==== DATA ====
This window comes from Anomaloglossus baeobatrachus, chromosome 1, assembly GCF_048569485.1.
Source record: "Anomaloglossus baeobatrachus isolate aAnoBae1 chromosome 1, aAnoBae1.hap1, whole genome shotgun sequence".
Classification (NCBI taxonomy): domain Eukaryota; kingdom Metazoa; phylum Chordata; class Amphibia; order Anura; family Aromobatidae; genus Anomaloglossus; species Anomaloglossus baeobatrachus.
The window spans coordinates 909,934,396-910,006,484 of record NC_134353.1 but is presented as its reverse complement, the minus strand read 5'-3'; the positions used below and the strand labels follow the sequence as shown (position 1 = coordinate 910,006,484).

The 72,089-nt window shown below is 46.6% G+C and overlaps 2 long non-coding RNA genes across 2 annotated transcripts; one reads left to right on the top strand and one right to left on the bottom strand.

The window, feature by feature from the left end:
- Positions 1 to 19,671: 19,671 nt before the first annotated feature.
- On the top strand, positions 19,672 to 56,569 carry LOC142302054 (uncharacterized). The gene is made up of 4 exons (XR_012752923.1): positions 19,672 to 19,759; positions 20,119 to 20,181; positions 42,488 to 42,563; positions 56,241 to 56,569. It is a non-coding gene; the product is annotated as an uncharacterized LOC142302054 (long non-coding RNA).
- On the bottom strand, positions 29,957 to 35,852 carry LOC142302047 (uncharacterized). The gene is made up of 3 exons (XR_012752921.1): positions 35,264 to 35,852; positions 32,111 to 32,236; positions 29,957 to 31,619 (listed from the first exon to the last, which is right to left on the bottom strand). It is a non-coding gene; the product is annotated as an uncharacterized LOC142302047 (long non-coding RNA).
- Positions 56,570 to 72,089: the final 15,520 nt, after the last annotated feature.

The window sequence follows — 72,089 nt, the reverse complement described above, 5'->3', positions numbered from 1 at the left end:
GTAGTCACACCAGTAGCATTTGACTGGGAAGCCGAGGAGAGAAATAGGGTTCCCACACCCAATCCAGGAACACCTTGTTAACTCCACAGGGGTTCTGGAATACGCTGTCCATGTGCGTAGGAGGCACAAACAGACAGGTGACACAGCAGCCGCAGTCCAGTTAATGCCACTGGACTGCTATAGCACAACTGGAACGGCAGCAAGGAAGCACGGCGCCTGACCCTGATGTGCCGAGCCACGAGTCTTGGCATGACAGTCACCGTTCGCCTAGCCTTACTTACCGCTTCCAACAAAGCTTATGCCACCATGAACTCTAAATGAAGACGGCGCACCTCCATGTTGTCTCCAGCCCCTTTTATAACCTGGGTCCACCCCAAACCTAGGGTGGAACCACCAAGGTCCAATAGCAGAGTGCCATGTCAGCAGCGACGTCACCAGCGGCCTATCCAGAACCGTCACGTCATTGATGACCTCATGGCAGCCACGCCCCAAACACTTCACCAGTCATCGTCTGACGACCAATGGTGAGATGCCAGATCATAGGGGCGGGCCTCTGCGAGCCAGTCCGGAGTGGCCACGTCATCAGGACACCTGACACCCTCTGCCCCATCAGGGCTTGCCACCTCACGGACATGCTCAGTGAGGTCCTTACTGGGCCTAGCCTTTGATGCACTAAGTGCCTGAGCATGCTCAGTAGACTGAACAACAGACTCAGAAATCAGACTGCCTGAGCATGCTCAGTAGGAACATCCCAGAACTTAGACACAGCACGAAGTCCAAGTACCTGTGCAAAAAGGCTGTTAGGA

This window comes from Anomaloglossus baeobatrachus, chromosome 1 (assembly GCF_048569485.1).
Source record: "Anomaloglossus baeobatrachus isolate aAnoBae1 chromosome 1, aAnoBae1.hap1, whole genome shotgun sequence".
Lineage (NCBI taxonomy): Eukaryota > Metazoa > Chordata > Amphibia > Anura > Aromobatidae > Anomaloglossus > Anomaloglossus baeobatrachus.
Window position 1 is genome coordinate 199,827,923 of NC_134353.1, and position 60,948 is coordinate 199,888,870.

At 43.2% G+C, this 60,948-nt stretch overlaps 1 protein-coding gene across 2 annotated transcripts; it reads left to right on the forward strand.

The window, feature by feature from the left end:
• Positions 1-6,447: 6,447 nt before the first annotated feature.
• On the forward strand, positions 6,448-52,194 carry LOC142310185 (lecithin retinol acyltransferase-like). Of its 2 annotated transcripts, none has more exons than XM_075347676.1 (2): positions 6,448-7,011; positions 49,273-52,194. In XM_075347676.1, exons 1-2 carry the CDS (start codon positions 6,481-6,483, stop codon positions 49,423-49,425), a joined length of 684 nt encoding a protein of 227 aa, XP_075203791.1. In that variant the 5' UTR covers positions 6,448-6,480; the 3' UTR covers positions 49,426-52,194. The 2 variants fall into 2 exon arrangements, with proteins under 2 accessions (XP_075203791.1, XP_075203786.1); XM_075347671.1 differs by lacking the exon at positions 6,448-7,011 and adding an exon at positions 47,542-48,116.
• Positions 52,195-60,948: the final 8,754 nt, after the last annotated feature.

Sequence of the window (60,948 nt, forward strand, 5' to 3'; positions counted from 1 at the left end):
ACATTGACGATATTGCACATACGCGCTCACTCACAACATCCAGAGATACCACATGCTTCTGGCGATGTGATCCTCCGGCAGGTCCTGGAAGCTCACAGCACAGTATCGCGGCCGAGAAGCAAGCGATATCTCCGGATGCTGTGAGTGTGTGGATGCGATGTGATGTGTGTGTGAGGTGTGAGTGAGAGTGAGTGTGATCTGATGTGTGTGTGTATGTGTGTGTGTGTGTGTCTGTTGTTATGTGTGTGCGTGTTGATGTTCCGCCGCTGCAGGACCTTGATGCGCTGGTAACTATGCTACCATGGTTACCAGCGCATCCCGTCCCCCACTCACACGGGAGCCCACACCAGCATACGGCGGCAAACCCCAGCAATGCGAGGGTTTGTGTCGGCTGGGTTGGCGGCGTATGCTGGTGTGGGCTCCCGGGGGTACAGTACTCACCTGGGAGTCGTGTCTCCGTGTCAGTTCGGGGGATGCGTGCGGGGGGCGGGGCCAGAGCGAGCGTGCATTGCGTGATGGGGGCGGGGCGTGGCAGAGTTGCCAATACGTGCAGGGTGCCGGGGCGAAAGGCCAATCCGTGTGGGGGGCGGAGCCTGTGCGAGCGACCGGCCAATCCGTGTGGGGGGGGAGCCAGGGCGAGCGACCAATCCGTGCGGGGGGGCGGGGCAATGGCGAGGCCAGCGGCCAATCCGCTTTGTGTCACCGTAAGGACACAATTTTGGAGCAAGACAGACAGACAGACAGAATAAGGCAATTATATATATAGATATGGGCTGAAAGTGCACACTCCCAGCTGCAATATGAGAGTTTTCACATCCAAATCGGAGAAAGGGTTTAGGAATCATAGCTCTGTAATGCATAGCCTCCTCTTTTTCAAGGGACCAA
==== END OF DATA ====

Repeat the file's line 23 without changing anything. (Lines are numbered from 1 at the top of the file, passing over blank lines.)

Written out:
ACATTGACGATATTGCACATACGCGCTCACTCACAACATCCAGAGATACCACATGCTTCTGGCGATGTGATCCTCCGGCAGGTCCTGGAAGCTCACAGCACAGTATCGCGGCCGAGAAGCAAGCGATATCTCCGGATGCTGTGAGTGTGTGGATGCGATGTGATGTGTGTGTGAGGTGTGAGTGAGAGTGAGTGTGATCTGATGTGTGTGTGTATGTGTGTGTGTGTGTGTCTGTTGTTATGTGTGTGCGTGTTGATGTTCCGCCGCTGCAGGACCTTGATGCGCTGGTAACTATGCTACCATGGTTACCAGCGCATCCCGTCCCCCACTCACACGGGAGCCCACACCAGCATACGGCGGCAAACCCCAGCAATGCGAGGGTTTGTGTCGGCTGGGTTGGCGGCGTATGCTGGTGTGGGCTCCCGGGGGTACAGTACTCACCTGGGAGTCGTGTCTCCGTGTCAGTTCGGGGGATGCGTGCGGGGGGCGGGGCCAGAGCGAGCGTGCATTGCGTGATGGGGGCGGGGCGTGGCAGAGTTGCCAATACGTGCAGGGTGCCGGGGCGAAAGGCCAATCCGTGTGGGGGGCGGAGCCTGTGCGAGCGACCGGCCAATCCGTGTGGGGGGGGAGCCAGGGCGAGCGACCAATCCGTGCGGGGGGGCGGGGCAATGGCGAGGCCAGCGGCCAATCCGCTTTGTGTCACCGTAAGGACACAATTTTGGAGCAAGACAGACAGACAGACAGAATAAGGCAATTATATATATAGATATGGGCTGAAAGTGCACACTCCCAGCTGCAATATGAGAGTTTTCACATCCAAATCGGAGAAAGGGTTTAGGAATCATAGCTCTGTAATGCATAGCCTCCTCTTTTTCAAGGGACCAA